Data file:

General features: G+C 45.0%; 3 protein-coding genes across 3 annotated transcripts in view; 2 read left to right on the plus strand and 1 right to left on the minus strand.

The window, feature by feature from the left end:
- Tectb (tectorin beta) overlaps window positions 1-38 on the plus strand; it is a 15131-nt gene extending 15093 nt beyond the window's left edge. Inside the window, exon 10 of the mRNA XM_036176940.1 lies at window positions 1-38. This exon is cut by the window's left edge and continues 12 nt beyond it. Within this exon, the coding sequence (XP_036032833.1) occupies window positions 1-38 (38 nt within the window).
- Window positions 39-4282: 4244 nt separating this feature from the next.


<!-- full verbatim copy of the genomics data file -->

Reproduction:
General features: G+C 45.0%; 3 protein-coding genes across 3 annotated transcripts in view; 2 read left to right on the plus strand and 1 right to left on the minus strand.

The window, feature by feature from the left end:
- Tectb (tectorin beta) overlaps window positions 1-38 on the plus strand; it is a 15131-nt gene extending 15093 nt beyond the window's left edge. Inside the window, exon 10 of the mRNA XM_036176940.1 lies at window positions 1-38. This exon is cut by the window's left edge and continues 12 nt beyond it. Within this exon, the coding sequence (XP_036032833.1) occupies window positions 1-38 (38 nt within the window).
- Window positions 39-4282: 4244 nt separating this feature from the next.